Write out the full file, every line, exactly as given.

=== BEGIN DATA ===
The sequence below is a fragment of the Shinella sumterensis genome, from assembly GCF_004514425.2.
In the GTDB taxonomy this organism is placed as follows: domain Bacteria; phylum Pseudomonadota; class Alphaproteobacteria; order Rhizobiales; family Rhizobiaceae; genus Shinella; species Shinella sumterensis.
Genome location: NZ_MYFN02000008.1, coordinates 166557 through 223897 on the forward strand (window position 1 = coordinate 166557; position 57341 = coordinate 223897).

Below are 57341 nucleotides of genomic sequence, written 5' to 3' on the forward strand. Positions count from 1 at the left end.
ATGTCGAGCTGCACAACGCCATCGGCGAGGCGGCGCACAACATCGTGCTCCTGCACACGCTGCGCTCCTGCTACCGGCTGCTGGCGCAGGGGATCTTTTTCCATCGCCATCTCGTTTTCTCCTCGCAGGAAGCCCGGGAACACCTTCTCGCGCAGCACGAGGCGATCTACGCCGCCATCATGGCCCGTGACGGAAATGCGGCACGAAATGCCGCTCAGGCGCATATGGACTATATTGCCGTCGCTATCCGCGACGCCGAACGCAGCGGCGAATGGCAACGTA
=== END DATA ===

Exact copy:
The sequence below is a fragment of the Shinella sumterensis genome, from assembly GCF_004514425.2.
In the GTDB taxonomy this organism is placed as follows: domain Bacteria; phylum Pseudomonadota; class Alphaproteobacteria; order Rhizobiales; family Rhizobiaceae; genus Shinella; species Shinella sumterensis.
Genome location: NZ_MYFN02000008.1, coordinates 166557 through 223897 on the forward strand (window position 1 = coordinate 166557; position 57341 = coordinate 223897).

Below are 57341 nucleotides of genomic sequence, written 5' to 3' on the forward strand. Positions count from 1 at the left end.
ATGTCGAGCTGCACAACGCCATCGGCGAGGCGGCGCACAACATCGTGCTCCTGCACACGCTGCGCTCCTGCTACCGGCTGCTGGCGCAGGGGATCTTTTTCCATCGCCATCTCGTTTTCTCCTCGCAGGAAGCCCGGGAACACCTTCTCGCGCAGCACGAGGCGATCTACGCCGCCATCATGGCCCGTGACGGAAATGCGGCACGAAATGCCGCTCAGGCGCATATGGACTATATTGCCGTCGCTATCCGCGACGCCGAACGCAGCGGCGAATGGCAACGTA